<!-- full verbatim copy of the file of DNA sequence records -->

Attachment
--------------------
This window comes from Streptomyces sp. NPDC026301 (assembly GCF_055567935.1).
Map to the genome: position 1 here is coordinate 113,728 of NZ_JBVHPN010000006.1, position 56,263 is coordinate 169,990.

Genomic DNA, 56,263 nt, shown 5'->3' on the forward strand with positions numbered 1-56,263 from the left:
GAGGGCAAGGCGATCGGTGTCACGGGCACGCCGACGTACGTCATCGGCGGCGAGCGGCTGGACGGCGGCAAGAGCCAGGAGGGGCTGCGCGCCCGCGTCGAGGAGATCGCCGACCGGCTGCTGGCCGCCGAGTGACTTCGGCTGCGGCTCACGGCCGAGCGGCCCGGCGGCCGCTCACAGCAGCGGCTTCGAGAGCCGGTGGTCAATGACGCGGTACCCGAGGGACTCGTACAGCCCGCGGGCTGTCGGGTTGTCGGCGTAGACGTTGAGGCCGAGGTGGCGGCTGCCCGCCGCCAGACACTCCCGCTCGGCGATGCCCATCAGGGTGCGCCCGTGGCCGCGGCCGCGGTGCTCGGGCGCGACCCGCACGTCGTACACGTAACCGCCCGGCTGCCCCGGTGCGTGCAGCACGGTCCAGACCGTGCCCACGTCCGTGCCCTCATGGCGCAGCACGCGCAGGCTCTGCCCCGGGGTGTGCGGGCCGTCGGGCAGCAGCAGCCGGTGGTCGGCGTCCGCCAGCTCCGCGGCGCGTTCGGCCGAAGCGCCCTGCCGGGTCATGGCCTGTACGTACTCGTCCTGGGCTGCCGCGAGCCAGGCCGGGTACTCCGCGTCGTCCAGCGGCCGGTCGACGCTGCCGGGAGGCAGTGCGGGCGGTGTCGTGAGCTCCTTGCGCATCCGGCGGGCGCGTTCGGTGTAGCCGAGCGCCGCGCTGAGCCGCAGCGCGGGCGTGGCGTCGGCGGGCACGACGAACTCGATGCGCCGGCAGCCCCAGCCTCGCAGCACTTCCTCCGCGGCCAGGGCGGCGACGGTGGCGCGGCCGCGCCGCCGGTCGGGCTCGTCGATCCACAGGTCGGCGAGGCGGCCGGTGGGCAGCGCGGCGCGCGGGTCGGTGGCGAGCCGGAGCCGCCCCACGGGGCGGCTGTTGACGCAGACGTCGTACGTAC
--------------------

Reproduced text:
This window comes from Streptomyces sp. NPDC026301 (assembly GCF_055567935.1).
Map to the genome: position 1 here is coordinate 113,728 of NZ_JBVHPN010000006.1, position 56,263 is coordinate 169,990.

Genomic DNA, 56,263 nt, shown 5'->3' on the forward strand with positions numbered 1-56,263 from the left:
GAGGGCAAGGCGATCGGTGTCACGGGCACGCCGACGTACGTCATCGGCGGCGAGCGGCTGGACGGCGGCAAGAGCCAGGAGGGGCTGCGCGCCCGCGTCGAGGAGATCGCCGACCGGCTGCTGGCCGCCGAGTGACTTCGGCTGCGGCTCACGGCCGAGCGGCCCGGCGGCCGCTCACAGCAGCGGCTTCGAGAGCCGGTGGTCAATGACGCGGTACCCGAGGGACTCGTACAGCCCGCGGGCTGTCGGGTTGTCGGCGTAGACGTTGAGGCCGAGGTGGCGGCTGCCCGCCGCCAGACACTCCCGCTCGGCGATGCCCATCAGGGTGCGCCCGTGGCCGCGGCCGCGGTGCTCGGGCGCGACCCGCACGTCGTACACGTAACCGCCCGGCTGCCCCGGTGCGTGCAGCACGGTCCAGACCGTGCCCACGTCCGTGCCCTCATGGCGCAGCACGCGCAGGCTCTGCCCCGGGGTGTGCGGGCCGTCGGGCAGCAGCAGCCGGTGGTCGGCGTCCGCCAGCTCCGCGGCGCGTTCGGCCGAAGCGCCCTGCCGGGTCATGGCCTGTACGTACTCGTCCTGGGCTGCCGCGAGCCAGGCCGGGTACTCCGCGTCGTCCAGCGGCCGGTCGACGCTGCCGGGAGGCAGTGCGGGCGGTGTCGTGAGCTCCTTGCGCATCCGGCGGGCGCGTTCGGTGTAGCCGAGCGCCGCGCTGAGCCGCAGCGCGGGCGTGGCGTCGGCGGGCACGACGAACTCGATGCGCCGGCAGCCCCAGCCTCGCAGCACTTCCTCCGCGGCCAGGGCGGCGACGGTGGCGCGGCCGCGCCGCCGGTCGGGCTCGTCGATCCACAGGTCGGCGAGGCGGCCGGTGGGCAGCGCGGCGCGCGGGTCGGTGGCGAGCCGGAGCCGCCCCACGGGGCGGCTGTTGACGCAGACGTCGTACGTAC